- Jury Trial Verdict of $2,880,984 -- Client was a woman in her 20s who was injured in a motor vehicle collision. Increasing low back and leg pain eventually led to emergency surgery for a severe lumbar disc herniation. Even though our client was unemployed at the time of her injury, medical and vocational planning evidence helped establish permanent injury value for her reduced ability to work during the remainder of her lifetime.
- Settlement of $995,000 -- Our client was a woman in her 30s who worked as a house cleaner -- she was injured in a major rear-end impact from a large pickup truck. Neck surgery improved her condition, but she was left with permanent injury symptoms. Evidence from experts including a life care planner, physiatrist, vocational rehabilitation specialist, and an economist were key to securing this settlement three days before trial.
- Settlement of $250,000 -- Our client was a 41-year-old doctor who was injured in a traffic collision. Her most significant injury was a hyperextension of her thumb that required surgical intervention and which left her with residual pain and minor disability. Our arguments were that even though this disability was relatively minor, it was permanent and would therefore have value over the remainder of the client's work life expectancy that was greater than the total amount of insurance available, resulting in a policy limits settlement.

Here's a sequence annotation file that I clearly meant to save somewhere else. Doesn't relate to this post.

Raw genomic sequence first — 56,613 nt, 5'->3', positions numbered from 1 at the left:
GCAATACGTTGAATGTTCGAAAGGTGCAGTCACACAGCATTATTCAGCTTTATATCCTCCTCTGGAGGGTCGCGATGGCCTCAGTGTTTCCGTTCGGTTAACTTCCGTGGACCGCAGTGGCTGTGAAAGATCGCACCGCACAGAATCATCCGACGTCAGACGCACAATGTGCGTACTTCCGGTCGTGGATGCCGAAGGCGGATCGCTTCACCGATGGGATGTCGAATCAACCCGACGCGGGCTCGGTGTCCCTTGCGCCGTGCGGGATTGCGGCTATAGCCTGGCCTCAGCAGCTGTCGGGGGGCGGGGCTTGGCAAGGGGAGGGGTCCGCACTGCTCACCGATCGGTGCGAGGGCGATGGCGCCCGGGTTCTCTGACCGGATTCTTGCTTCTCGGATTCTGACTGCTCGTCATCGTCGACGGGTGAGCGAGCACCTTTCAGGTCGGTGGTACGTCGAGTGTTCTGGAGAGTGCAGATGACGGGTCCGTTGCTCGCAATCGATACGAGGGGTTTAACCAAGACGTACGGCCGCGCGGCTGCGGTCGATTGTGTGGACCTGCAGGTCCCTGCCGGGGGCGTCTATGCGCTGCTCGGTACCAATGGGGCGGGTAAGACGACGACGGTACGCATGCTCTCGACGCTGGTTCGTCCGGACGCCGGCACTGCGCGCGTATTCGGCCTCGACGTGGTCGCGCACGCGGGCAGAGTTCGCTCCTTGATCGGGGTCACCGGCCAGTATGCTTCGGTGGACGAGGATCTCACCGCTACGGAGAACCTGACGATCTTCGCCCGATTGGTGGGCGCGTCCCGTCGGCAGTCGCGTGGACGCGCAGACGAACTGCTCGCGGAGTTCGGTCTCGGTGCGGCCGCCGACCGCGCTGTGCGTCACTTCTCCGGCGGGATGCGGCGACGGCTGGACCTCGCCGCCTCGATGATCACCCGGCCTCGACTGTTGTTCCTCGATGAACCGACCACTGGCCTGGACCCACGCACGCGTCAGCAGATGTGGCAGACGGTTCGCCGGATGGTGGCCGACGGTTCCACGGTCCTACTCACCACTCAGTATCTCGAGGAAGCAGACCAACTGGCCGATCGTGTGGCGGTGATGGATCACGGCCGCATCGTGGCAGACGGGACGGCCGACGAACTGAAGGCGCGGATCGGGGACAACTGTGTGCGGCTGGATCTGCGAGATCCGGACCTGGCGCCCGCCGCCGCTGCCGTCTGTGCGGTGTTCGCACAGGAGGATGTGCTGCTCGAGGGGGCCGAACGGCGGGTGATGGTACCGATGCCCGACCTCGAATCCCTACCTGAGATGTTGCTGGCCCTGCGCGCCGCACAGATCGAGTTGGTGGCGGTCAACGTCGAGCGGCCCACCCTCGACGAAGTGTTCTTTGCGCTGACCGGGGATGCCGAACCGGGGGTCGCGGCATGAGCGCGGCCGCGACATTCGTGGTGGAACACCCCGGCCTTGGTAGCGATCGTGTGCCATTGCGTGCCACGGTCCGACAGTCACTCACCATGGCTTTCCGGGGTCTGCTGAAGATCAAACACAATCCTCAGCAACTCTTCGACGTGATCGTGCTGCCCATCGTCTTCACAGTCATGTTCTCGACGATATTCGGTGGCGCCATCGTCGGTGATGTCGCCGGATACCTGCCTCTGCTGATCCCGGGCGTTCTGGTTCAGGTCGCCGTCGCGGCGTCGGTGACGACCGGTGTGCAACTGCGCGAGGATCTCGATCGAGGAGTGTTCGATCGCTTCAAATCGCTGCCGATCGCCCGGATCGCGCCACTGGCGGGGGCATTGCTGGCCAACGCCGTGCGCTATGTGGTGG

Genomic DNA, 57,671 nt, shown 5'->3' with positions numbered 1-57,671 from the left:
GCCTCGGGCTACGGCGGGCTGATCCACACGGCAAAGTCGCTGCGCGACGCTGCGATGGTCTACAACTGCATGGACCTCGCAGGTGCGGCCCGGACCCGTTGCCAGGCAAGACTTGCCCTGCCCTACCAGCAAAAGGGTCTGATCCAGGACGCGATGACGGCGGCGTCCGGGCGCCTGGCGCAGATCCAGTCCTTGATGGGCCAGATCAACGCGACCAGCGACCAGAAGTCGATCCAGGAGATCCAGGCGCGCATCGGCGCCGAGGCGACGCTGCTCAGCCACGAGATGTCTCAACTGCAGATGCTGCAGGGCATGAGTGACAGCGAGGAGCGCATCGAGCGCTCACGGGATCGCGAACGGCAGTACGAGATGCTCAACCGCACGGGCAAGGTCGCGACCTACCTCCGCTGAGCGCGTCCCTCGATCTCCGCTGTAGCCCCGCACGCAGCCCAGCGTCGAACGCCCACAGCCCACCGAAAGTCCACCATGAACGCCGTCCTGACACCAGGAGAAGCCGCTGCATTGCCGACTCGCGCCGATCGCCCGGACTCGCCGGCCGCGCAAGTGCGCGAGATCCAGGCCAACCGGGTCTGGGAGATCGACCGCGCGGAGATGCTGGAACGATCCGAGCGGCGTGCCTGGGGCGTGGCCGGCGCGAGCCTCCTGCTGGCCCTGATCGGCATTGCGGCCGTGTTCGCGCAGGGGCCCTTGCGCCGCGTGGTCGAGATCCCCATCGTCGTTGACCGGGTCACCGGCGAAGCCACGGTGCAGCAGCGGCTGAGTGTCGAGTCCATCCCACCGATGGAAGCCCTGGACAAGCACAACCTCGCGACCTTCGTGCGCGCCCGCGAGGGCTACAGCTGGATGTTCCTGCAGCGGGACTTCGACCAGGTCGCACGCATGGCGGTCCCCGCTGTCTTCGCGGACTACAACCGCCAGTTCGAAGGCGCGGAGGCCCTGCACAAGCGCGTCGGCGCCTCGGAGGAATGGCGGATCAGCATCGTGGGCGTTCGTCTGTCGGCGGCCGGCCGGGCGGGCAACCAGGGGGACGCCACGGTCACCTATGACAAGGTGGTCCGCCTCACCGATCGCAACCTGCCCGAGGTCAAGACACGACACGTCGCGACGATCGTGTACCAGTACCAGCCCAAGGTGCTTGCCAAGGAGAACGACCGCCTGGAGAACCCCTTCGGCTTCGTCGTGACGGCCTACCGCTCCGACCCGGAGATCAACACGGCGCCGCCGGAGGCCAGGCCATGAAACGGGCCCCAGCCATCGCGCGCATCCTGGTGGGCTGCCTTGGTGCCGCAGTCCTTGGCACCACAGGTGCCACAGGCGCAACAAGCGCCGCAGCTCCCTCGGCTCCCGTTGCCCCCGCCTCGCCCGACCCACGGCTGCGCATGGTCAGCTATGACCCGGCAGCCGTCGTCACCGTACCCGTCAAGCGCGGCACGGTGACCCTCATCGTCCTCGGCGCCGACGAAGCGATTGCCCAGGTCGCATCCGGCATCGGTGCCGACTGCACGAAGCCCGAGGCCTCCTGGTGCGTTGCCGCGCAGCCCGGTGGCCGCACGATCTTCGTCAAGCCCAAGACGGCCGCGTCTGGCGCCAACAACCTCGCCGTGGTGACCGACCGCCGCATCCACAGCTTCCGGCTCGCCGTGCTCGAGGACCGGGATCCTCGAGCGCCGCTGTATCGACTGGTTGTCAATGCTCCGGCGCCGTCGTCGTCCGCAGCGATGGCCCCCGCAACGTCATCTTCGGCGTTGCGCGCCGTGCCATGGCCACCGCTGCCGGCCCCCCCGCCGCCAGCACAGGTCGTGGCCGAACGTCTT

View this video describing what expert witnesses are and how they are used to provide important evidence for things like permanent injuries:Sacramento Personal Injury Lawyer
Hello, my name is Ed Smith, and I am a Sacramento Personal Injury Lawyer. Whatever settlement or verdict value a personal injury claim or lawsuit may have, it is very likely to be of greater value in situations of permanent injury where the valuations must also take into account the economic and non-economic impacts over the remainder of an injury victim’s life. If you or a member of your family has suffered an injury which your doctors say may have permanent impacts, please call us today at (916) 921-6400 or (800) 404-5400 for free, friendly advice.
Image by QuinceCreative from Pixabay